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THE history of the Stonehenge landscape could be rewritten completely after a new discovery by archaeologists.
Remains of a huge ceremonial gathering place were found near Larkhill, dating back to 3650 BC – about 700 years before Stonehenge was built.
The remains, which were discovered during archaeological excavations ahead of construction of new services accommodation, are of a Neolithic enclosure, a major ceremonial gathering place measuring about 200m in diameter.
So far pottery, worked flint, animal bones and human skull fragments have been found in the ditches surrounding the enclosure, which would likely have been used for temporary settlement, exchanging animals and other goods or for feasting and other ritual activities, including the disposal of the dead.
Dr Matt Leivers of Wessex Archaeology said: “This is an exciting new find, and one that transforms our understanding of this important monumental landscape.”
The majority of the site lies within the Larkhill Garrison, where it will remain unaffected by the current works.
Only about 70 enclosures of this type are known across the UK, and they’re thought to be some of the earliest built structures in the British landscape.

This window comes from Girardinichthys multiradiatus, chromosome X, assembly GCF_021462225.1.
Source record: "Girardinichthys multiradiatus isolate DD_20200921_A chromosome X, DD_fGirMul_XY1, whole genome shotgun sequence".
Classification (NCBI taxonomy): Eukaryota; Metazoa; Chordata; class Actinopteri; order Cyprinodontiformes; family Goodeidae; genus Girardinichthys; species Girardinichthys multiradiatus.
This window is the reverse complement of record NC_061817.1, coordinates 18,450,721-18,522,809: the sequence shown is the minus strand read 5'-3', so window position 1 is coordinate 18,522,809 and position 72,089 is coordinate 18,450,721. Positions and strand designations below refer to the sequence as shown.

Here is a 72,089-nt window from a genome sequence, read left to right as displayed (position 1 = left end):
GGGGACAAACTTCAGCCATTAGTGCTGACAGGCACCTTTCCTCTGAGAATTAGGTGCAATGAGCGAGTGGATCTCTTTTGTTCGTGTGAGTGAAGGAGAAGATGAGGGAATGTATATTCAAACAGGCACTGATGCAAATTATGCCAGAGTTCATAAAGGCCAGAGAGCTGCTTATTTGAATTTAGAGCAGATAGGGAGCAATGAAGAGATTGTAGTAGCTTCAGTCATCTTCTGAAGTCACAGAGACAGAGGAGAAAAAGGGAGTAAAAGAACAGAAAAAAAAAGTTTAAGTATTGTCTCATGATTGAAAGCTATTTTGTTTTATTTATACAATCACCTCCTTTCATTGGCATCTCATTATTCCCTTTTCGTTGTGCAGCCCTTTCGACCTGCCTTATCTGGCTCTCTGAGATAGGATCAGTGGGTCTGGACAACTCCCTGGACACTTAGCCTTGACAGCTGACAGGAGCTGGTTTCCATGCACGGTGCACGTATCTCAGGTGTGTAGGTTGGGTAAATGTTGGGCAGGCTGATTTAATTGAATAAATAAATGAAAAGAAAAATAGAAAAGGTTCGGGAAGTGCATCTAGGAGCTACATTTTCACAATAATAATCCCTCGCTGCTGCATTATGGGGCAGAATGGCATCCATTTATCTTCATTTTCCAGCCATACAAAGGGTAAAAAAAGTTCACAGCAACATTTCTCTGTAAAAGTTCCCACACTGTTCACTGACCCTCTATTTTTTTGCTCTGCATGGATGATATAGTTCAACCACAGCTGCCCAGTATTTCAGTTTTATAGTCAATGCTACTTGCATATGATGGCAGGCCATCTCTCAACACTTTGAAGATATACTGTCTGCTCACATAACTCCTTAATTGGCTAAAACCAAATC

Nearby, at Bulford, archaeologists have found a unique double henge, the only known example in Britain, which dates back to around 2900 BC.
Martin Brown, the principal archaeologist for WYG, who are managing and directing the archaeological work on both site, said: “These discoveries are changing the way we think about prehistoric Wiltshire and about the Stonehenge landscape in particular.
“The Neolithic people whose monuments we are exploring shaped the world we inhabit: they were the first farmers and the first people who settled down in this landscape, setting us on the path to the modern world.
“It is an enormous privilege to hold their tools and investigate their lives.”
Article by Rebecca Hudson. Salisbury Journal
The Stonehenge Travel and Tour Company
DISCOVER the magic of Stonehenge and the fun of an off-road safari on a trip to Salisbury Stonehenge attracts tourists from across the globe to Salisbury.
But the attractions of the city don’t start and end with the incredible prehistoric monument.
Go on safari across a chalk plain, watch polo and test your fitness on a climb up the tower of Britain’s tallest church spire.
There so much to discover on a trip to Salisbury in Wiltshire.